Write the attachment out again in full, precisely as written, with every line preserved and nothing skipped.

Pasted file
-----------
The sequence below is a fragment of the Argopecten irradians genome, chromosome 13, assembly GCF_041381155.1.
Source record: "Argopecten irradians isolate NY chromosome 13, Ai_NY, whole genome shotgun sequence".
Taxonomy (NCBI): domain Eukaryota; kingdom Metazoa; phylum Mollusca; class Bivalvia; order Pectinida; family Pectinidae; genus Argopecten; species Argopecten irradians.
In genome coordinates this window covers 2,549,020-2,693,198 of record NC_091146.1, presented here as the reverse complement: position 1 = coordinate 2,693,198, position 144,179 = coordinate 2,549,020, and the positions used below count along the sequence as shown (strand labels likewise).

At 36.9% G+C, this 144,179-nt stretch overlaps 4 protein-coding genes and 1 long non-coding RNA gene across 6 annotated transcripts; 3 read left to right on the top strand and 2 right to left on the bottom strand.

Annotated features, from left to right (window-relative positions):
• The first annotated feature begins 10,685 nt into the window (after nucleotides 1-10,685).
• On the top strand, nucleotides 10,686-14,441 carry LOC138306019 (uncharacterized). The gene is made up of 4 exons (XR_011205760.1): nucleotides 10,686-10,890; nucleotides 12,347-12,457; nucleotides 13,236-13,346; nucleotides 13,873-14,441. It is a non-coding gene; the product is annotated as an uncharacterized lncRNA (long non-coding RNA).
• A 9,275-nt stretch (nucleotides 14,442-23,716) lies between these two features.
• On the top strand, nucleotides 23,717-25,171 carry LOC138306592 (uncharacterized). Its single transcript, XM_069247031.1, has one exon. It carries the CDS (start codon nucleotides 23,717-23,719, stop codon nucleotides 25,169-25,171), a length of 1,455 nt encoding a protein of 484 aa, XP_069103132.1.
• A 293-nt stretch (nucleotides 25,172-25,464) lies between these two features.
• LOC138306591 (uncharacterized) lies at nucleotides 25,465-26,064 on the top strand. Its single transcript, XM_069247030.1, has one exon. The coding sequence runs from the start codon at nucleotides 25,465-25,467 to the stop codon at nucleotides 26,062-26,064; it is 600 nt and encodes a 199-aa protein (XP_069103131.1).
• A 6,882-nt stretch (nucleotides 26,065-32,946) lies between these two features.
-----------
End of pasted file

The sequence below is a fragment of the Argopecten irradians genome, chromosome 13, assembly GCF_041381155.1.
Source record: "Argopecten irradians isolate NY chromosome 13, Ai_NY, whole genome shotgun sequence".
Taxonomy (NCBI): domain Eukaryota; kingdom Metazoa; phylum Mollusca; class Bivalvia; order Pectinida; family Pectinidae; genus Argopecten; species Argopecten irradians.
In genome coordinates this window covers 2,549,020-2,693,198 of record NC_091146.1, presented here as the reverse complement: position 1 = coordinate 2,693,198, position 144,179 = coordinate 2,549,020, and the positions used below count along the sequence as shown (strand labels likewise).

At 36.9% G+C, this 144,179-nt stretch overlaps 4 protein-coding genes and 1 long non-coding RNA gene across 6 annotated transcripts; 3 read left to right on the top strand and 2 right to left on the bottom strand.

Annotated features, from left to right (window-relative positions):
• The first annotated feature begins 10,685 nt into the window (after nucleotides 1-10,685).
• On the top strand, nucleotides 10,686-14,441 carry LOC138306019 (uncharacterized). The gene is made up of 4 exons (XR_011205760.1): nucleotides 10,686-10,890; nucleotides 12,347-12,457; nucleotides 13,236-13,346; nucleotides 13,873-14,441. It is a non-coding gene; the product is annotated as an uncharacterized lncRNA (long non-coding RNA).
• A 9,275-nt stretch (nucleotides 14,442-23,716) lies between these two features.
• On the top strand, nucleotides 23,717-25,171 carry LOC138306592 (uncharacterized). Its single transcript, XM_069247031.1, has one exon. It carries the CDS (start codon nucleotides 23,717-23,719, stop codon nucleotides 25,169-25,171), a length of 1,455 nt encoding a protein of 484 aa, XP_069103132.1.
• A 293-nt stretch (nucleotides 25,172-25,464) lies between these two features.
• LOC138306591 (uncharacterized) lies at nucleotides 25,465-26,064 on the top strand. Its single transcript, XM_069247030.1, has one exon. The coding sequence runs from the start codon at nucleotides 25,465-25,467 to the stop codon at nucleotides 26,062-26,064; it is 600 nt and encodes a 199-aa protein (XP_069103131.1).
• A 6,882-nt stretch (nucleotides 26,065-32,946) lies between these two features.